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stroked his face with his hands, and as it were bathed them a little in the fire, he soon died (as it appeared) with very little pain or none. And thus much concerning the end of this old and blessed servant of God, Master Latimer, for whose laborious travails, fruitful life, and constant death, the whole realm hath cause to give great thanks to Almighty God.

The death and martyrdom of Ridley.

But Master Ridley, by reason of the evil making of the fire unto him, because the wooden faggots were laid about the gorse, and over-high built, the fire burned first beneath, being kept down by the wood; which when he felt, he desired them for Christ's sake to let the fire come unto him.. Which when his brother-in-law heard, but not well understood, intending to rid him out of his pain (for the which cause he gave attendance), as one in such sorrow not well advised what he did, heaped faggots upon him, so that he clean covered him, which made the fire more vehement beneath, that it burned clean all his nether parts, before it once touched the upper; and that made him leap up and down under the faggots, and often desire them to let the fire come Ridley long unto him, saying, "I cannot burn." Which indeed appeared well; for after his legs were consumed by reason of his struggling through the pain (whereof he had no release, but only his contentation in God), he shewed that side toward us clean, shirt and all untouched with flame. Yet in all this torment he forgot not to call unto God still, having in his mouth, "Lord, have mercy upon me," intermingling his cry, "Let the fire come unto me, I cannot burn." In which pangs he laboured till one of the standers-by with his bill pulled off the faggots above, and where he saw the fire flame up, he wrested himself unto that side. And when the flame touched the gunpowder, he was seen to stir no more, but burned on the other side, falling down at Master Latimer's feet; which, some said, happened by reason that the chain loosed; others said, that he fell over the chain by reason of the poise of his body, and the weakness of the nether limbs.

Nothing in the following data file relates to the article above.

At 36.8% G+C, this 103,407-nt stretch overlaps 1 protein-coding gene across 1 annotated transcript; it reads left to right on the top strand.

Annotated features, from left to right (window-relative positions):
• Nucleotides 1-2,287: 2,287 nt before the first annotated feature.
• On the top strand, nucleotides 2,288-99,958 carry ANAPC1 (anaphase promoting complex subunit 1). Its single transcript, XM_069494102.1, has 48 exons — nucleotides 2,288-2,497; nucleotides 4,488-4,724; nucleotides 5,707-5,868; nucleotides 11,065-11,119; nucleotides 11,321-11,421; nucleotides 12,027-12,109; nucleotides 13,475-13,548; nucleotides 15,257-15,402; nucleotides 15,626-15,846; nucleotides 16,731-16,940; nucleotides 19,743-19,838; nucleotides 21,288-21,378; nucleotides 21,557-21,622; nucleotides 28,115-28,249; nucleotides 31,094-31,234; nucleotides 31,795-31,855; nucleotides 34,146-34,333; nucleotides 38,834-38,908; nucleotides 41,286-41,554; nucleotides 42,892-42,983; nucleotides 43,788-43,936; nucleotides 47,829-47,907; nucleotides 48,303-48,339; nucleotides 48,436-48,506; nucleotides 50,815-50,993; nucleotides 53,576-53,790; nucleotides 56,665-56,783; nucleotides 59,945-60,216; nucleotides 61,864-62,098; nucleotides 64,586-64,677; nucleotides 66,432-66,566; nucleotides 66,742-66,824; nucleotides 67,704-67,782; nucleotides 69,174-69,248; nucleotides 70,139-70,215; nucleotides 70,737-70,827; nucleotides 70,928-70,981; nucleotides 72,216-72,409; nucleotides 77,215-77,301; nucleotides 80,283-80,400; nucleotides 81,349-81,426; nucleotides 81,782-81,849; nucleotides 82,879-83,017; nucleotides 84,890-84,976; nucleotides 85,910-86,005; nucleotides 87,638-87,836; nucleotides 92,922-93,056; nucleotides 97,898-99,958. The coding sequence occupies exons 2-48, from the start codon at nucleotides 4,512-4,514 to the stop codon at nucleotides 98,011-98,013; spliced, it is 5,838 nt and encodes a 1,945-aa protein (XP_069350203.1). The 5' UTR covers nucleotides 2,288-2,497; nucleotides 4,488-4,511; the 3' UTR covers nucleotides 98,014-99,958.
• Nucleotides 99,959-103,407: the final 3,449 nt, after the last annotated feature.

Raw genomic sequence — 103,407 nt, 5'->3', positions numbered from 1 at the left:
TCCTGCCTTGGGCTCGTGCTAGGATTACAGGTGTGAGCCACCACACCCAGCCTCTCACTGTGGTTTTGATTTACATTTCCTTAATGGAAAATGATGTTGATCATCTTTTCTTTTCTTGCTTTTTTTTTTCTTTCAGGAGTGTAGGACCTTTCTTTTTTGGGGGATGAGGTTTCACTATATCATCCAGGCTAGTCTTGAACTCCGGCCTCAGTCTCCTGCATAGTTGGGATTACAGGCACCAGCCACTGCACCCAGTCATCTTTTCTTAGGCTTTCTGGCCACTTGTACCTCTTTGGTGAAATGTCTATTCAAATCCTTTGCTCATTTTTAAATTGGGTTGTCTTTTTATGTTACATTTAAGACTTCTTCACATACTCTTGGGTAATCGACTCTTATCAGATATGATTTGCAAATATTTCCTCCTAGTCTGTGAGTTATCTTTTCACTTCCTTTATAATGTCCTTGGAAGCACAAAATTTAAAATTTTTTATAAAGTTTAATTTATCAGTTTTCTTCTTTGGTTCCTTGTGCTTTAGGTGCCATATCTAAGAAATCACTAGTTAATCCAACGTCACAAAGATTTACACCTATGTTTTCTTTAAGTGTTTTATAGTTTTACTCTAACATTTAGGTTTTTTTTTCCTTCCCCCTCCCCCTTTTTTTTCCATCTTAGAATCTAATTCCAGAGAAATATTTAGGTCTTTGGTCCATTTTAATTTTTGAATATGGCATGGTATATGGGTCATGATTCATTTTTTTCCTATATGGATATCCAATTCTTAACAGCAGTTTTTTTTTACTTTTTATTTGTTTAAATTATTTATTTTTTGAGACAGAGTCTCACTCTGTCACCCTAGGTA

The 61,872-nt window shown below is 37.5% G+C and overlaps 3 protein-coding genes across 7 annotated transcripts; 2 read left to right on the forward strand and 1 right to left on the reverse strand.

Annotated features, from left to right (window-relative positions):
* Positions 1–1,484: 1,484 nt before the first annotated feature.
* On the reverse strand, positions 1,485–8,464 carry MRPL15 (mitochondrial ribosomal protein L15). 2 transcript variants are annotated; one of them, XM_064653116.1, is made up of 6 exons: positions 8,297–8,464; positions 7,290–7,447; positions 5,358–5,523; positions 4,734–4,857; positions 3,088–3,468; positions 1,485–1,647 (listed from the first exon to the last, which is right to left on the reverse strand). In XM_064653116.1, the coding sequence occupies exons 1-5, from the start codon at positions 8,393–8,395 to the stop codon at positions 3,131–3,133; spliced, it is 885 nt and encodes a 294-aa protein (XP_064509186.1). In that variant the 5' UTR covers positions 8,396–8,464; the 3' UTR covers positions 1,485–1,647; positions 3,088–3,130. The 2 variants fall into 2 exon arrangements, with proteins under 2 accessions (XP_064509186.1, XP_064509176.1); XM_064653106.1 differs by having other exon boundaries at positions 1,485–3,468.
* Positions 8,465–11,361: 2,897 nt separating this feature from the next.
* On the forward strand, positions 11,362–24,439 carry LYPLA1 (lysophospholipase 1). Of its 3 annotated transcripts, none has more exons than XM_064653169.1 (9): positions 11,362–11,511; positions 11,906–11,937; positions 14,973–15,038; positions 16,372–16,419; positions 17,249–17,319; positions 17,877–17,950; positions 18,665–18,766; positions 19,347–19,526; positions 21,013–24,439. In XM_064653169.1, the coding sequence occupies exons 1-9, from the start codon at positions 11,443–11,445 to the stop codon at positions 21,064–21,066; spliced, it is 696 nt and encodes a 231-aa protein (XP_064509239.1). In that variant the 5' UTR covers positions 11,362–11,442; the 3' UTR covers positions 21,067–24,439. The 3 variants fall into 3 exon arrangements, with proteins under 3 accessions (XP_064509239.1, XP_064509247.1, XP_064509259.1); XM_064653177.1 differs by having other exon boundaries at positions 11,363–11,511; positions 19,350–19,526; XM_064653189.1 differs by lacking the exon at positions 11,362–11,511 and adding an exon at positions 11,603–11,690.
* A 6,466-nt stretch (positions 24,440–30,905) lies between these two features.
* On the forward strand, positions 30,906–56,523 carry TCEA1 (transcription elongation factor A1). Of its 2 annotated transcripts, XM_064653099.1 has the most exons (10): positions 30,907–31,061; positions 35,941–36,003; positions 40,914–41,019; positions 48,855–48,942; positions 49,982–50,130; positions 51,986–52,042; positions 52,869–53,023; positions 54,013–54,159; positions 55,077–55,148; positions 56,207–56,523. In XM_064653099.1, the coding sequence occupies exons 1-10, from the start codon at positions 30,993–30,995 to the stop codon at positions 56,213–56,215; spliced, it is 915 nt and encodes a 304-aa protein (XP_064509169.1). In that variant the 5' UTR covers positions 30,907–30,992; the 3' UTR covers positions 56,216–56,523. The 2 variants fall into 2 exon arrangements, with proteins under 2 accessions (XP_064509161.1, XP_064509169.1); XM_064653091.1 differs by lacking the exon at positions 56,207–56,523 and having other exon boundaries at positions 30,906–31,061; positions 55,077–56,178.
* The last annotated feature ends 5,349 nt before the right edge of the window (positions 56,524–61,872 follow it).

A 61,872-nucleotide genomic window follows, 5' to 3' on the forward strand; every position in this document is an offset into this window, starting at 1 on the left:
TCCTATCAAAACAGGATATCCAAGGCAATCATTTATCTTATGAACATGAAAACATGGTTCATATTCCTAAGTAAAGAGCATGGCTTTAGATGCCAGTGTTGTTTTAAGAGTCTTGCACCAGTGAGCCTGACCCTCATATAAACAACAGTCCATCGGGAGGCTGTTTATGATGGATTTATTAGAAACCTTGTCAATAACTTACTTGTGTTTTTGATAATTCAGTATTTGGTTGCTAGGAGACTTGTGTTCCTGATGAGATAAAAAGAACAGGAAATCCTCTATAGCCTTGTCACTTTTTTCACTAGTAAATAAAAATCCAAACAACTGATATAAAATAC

The lamenting hearts

Some said, that before he was like to fall from the stake,

of the people he desired them to hold him to it with their bills. How

at the mar

tyrdom of

ever it was, surely it moved hundreds to tears, in beholding



the horrible sight; for I think there was none, that had these two not clean exiled all humanity and mercy, which would not have lamented to behold the fury of the fire so to rage their bodies. Signs there were of sorrow on every side. Some took it grievously to see their deaths, whose lives they held full dear: some pitied their persons, that thought their souls had no need thereof. His brother moved many men, seeing his miserable case, seeing (I say) him compelled to such infelicity, that he thought then to do him best service, when he hastened his end. Some cried out of the fortune, to see his endeavour (who most dearly loved him, and sought his release) turn to his greater vexation and increase of pain. But whoso considered their preferments in time past, the places of honour that they some time occupied in this commonwealth, the favour they were in with their princes, and the opinion of learning they had in the university where they studied, could not choose but sorrow with tears, to see so great dignity, honour, and estimation, so necessary members sometime accounted, so many godly virtues, the study of so many years, such excellent learning, to be put into the fire, and consumed in one moment. Well! dead they are, and the reward of this world they have already. What reward remaineth for them in heaven, the day of the Lord's glory, when he cometh with his saints, shall shortly, I trust, declare.






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